“That number is clearly a rough estimate,” he said. “Just the science alone is probably very old.”
Yet these numbers guide the standards for stormwater infrastructure and other preventative measures for flooding.
In Orlando, the storm sewers are built to handle a 10-year storm for six hours, said city spokeswoman Ashley Papagni.
“All development within the City is required to meet the St. Johns River Water Management District stormwater management design criteria,” she said in an email.
In Seminole County, retention ponds such as the one Roney says overflowed into her home have to meet a 25-year, 24-hour design standard, according to the county’s comprehensive plan.
The problem is the storms are getting stronger.
“Nowadays, a normal storm can probably reach a 25-year, 6-hour standard,” said Ni-Bin Chang, director of the Stormwater Management Academy at the University of Central Florida.
In July and August alone, the U.S. had six 1,000-year flooding events by NOAA standards in Kentucky, Illinois, Mississippi, St. Louis, Dallas and Death Valley, California.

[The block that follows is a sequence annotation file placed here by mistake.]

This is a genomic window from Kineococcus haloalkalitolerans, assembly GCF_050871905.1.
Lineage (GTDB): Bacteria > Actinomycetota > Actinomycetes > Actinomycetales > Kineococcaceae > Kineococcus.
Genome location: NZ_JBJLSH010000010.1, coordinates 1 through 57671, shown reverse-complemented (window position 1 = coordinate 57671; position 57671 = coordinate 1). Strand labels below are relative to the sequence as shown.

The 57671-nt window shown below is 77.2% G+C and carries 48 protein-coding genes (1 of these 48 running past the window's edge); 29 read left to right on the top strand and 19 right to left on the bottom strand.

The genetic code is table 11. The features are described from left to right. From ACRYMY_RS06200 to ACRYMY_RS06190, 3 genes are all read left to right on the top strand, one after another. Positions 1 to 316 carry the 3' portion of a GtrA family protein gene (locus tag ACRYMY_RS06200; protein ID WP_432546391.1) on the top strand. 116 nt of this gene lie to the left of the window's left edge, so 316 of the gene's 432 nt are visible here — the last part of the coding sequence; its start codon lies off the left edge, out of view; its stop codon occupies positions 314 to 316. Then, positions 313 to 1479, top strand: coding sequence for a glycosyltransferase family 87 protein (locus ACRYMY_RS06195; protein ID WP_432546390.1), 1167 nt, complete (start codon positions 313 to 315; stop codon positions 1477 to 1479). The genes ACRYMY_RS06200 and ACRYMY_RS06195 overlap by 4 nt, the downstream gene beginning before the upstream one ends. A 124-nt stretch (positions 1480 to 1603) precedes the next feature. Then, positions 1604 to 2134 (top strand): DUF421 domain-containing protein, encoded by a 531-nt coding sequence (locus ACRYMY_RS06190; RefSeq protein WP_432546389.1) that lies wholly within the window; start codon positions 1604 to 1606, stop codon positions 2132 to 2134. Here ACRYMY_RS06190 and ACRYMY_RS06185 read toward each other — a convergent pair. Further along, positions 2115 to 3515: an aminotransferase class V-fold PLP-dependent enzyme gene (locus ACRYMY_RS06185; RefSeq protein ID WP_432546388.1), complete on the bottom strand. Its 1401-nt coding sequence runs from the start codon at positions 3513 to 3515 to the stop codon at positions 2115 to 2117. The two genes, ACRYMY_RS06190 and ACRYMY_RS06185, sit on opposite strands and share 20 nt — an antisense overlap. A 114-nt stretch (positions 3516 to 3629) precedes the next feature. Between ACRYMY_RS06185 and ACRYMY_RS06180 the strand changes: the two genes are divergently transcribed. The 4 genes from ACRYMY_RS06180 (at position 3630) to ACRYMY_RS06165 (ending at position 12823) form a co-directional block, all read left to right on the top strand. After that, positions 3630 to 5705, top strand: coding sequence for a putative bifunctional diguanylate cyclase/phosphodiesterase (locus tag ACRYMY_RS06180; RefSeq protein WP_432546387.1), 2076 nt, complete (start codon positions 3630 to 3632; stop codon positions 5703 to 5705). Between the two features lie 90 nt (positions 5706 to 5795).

While the effects of climate change on Florida’s overall rainfall remain uncertain, NOAA predicts warmer weather might create more intense storms and expects hurricane rainfall to increase in coming years.
Scientists at the Lawrence Berkeley National Laboratory in California and Stony Brook University in New York found that climate change likely increased Hurricane Ian’s rainfall by 10%.
Tropical Storm Nicole, which struck on Nov. 10, was much less wet than Ian, but it still caused flooding conditions around already-swollen rivers, dropping 5 to 7 inches of rain throughout Central Florida, according to the National Weather Service.
Chang said local governments need to undergo what he calls a “holistic assessment” of policies, current infrastructure, environmental conditions and available technologies to identify and minimize hot spots for flooding.
“We will need to have some kind of policy change … to reinforce the drainage capacity,” Chang said.
Papagni and Orange County deputy director of public works Brett Blackadar said the city and the county were both undergoing extensive reviews of stormwater policies and infrastructure in the wake of Ian.
“We are currently in the process of reviewing the areas that received the most significant flooding,” Blackadar said, noting some drainage projects have already been identified.